You are hereTim LaHaye -- Out With The Old Prophecy, In With the New

Tim LaHaye -- Out With The Old Prophecy, In With the New

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By Virgil - Posted on 13 October 2003

In his 1972 book "The Beginning of the End" (Tyndale House Publishers), prophecy pundit and Futurist Tim LaHaye, co-author of the current best-selling "Left Behind" series, asserted that the "key generation" of Matthew 24:34 -- the one that will "not pass away" until Christ comes -- was the one that witnessed World War I. He wrote: "Carefully putting all this together, we now recognize this strategic generation. It is the generation that 'sees' the four-part sign of verse 7 [of Matthew 24], or the people who saw the First World War. We must be careful here not to become dogmatic, but it would seem that these people are witnesses to the events, not necessarily participants in them." (p. 165)

But in his 1991 "revised and expanded" edition of the same book, LaHaye makes a major change in his "prophecy" without informing his readers that he has a new view of the "key generation." LaHaye writes in his revised edition: "Carefully putting all this together, we now recognize this strategic generation. It is the generation that 'sees' the events of 1948." (p. 193) The events of 1948 refer to the establishment of Israel as a nation. (LaHaye's change in his prophetic scenario is pointed out by Richard Abanes in "End-Time Visions: The Road to Armageddon?," published in 1998 by Four Walls Eight Windows.)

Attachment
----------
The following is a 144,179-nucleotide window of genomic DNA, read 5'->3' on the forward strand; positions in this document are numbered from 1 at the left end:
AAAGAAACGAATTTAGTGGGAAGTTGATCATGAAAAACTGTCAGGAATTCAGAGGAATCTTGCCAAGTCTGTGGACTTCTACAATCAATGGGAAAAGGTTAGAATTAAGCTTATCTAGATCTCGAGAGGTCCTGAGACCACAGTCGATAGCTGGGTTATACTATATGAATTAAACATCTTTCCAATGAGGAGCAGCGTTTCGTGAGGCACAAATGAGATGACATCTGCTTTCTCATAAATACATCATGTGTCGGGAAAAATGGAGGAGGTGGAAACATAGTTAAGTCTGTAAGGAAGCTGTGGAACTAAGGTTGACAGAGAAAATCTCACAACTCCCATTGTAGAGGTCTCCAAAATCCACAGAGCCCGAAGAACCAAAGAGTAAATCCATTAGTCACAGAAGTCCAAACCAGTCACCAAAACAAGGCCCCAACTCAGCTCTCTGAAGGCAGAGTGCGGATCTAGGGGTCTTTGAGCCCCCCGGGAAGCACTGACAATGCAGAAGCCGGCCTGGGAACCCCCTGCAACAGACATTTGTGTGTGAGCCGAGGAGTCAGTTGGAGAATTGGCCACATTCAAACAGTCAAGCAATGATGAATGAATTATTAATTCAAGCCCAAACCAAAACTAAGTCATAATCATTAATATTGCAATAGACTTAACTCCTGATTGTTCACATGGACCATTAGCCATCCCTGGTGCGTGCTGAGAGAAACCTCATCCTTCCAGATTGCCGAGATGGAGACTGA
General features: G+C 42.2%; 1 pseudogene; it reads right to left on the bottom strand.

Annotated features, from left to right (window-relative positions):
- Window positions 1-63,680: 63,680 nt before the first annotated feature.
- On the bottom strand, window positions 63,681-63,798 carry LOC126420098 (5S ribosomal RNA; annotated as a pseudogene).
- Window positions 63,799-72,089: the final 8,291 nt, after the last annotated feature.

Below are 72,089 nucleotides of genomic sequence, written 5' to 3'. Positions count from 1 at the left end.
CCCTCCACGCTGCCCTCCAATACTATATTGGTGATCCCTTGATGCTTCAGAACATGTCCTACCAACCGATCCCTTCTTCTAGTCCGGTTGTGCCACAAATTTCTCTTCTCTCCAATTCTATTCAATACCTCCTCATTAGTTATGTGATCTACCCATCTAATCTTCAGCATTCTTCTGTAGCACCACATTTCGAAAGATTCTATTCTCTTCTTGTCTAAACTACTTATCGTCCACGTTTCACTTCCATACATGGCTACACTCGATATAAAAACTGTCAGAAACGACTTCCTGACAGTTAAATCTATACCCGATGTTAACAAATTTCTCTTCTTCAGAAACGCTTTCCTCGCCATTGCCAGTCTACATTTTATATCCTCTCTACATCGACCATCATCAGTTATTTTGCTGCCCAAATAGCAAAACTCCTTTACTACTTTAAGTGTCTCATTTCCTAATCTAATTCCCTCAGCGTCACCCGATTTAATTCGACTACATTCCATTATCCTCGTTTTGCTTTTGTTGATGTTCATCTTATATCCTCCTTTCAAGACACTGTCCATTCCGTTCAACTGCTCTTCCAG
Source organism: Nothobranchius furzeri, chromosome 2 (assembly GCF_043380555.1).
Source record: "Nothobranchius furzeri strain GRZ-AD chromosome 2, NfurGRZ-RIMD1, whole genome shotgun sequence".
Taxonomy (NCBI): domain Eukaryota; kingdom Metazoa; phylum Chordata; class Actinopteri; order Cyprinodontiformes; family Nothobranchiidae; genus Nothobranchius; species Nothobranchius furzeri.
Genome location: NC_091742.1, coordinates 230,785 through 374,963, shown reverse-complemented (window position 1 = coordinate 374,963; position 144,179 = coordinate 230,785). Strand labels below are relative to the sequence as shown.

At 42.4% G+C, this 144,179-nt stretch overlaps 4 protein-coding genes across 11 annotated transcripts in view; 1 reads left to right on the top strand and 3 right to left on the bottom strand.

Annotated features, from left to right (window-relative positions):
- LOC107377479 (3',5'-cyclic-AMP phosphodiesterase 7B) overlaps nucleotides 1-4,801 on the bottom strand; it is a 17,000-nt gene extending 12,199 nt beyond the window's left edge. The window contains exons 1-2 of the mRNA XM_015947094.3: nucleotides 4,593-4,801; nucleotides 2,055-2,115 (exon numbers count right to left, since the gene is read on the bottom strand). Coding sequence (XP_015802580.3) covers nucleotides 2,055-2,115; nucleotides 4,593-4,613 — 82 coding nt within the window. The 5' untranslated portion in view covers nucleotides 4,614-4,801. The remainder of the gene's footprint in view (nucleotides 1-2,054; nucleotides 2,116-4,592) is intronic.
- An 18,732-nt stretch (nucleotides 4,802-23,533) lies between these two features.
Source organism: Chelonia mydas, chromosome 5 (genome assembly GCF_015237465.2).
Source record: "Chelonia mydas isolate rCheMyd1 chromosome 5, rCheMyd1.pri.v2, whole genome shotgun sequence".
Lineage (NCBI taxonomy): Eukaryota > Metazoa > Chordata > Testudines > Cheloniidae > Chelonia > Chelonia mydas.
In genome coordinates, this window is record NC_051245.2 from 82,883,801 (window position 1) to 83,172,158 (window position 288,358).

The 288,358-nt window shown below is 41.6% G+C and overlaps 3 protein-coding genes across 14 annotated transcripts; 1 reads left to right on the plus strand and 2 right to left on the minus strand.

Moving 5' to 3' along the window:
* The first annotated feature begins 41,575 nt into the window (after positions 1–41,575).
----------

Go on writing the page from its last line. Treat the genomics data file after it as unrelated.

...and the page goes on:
What happened to the generation of World War I? In his 1991 edition, LaHaye calls that an old idea that "was thought by many fine Bible teachers forty years ago to be a possibility." (p. 192) Nowhere does LaHaye identify himself as one of those "fine Bible teachers," nor the fact that he was teaching that idea just 20 years earlier! LaHaye even tries to protect his earlier prophecy by saying that the World War I generation "should not be ruled out completely for another five years or so." (p. 192) Those five years, of course, have come and gone, and LaHaye has left behind the World War I generation and moved on to bigger and better things.

While LaHaye believes he has fixed his earlier erroneous identification of the "key generation" that will witness Christ's Second Coming, he has not carefully examined the underlying issue that got him into trouble in the first place: namely, his futurizing interpretation of the term "this generation" in Matthew 24:34. The Greek word for "generation" is "genea," and its use in this verse, as well as throughout Matthew, Mark, and Luke, shows that it refers to the generation alive at the time Jesus carried out his public ministry -- that is, Jesus' own contemporaries -- not to a future generation.

In his 1991 edition of "The Beginning of the End," LaHaye rejects this straightforward, plain-sense meaning of "generation" in Matthew 24:34, writing that the disciples' generation "has passed and obviously the Lord has not come, so it doesn't seem possible he had their generation in mind." (p. 192) Given LaHaye's prophetic error concerning the generation of World War I, the "Left Behind" co-author should consider whether he has misunderstood the timing and manner of the Second Coming. The disciples' generation has indeed passed, but perhaps it is NOT so obvious when LaHaye insists that "obviously the Lord has not come...."

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